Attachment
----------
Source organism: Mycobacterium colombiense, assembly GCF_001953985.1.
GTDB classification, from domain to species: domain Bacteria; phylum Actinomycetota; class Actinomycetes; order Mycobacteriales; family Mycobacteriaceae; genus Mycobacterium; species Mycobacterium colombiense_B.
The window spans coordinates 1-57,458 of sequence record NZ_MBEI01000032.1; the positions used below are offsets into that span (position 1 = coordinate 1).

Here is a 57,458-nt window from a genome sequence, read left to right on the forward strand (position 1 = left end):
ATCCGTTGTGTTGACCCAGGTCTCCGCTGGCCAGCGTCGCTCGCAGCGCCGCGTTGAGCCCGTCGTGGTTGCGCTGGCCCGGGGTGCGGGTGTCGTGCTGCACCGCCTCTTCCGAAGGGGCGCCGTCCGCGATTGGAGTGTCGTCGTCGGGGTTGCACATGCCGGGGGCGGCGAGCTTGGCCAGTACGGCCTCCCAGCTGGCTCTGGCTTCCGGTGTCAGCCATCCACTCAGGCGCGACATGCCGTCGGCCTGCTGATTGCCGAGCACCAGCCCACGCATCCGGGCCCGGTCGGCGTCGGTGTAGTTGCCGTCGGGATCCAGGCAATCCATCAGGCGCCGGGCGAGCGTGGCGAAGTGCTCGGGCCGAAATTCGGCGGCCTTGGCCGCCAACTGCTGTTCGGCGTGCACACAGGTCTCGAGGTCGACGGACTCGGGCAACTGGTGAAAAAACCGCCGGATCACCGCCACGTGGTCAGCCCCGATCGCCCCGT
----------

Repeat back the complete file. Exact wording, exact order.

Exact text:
Source organism: Mycobacterium colombiense, assembly GCF_001953985.1.
GTDB classification, from domain to species: domain Bacteria; phylum Actinomycetota; class Actinomycetes; order Mycobacteriales; family Mycobacteriaceae; genus Mycobacterium; species Mycobacterium colombiense_B.
The window spans coordinates 1-57,458 of sequence record NZ_MBEI01000032.1; the positions used below are offsets into that span (position 1 = coordinate 1).

Here is a 57,458-nt window from a genome sequence, read left to right on the forward strand (position 1 = left end):
ATCCGTTGTGTTGACCCAGGTCTCCGCTGGCCAGCGTCGCTCGCAGCGCCGCGTTGAGCCCGTCGTGGTTGCGCTGGCCCGGGGTGCGGGTGTCGTGCTGCACCGCCTCTTCCGAAGGGGCGCCGTCCGCGATTGGAGTGTCGTCGTCGGGGTTGCACATGCCGGGGGCGGCGAGCTTGGCCAGTACGGCCTCCCAGCTGGCTCTGGCTTCCGGTGTCAGCCATCCACTCAGGCGCGACATGCCGTCGGCCTGCTGATTGCCGAGCACCAGCCCACGCATCCGGGCCCGGTCGGCGTCGGTGTAGTTGCCGTCGGGATCCAGGCAATCCATCAGGCGCCGGGCGAGCGTGGCGAAGTGCTCGGGCCGAAATTCGGCGGCCTTGGCCGCCAACTGCTGTTCGGCGTGCACACAGGTCTCGAGGTCGACGGACTCGGGCAACTGGTGAAAAAACCGCCGGATCACCGCCACGTGGTCAGCCCCGATCGCCCCGT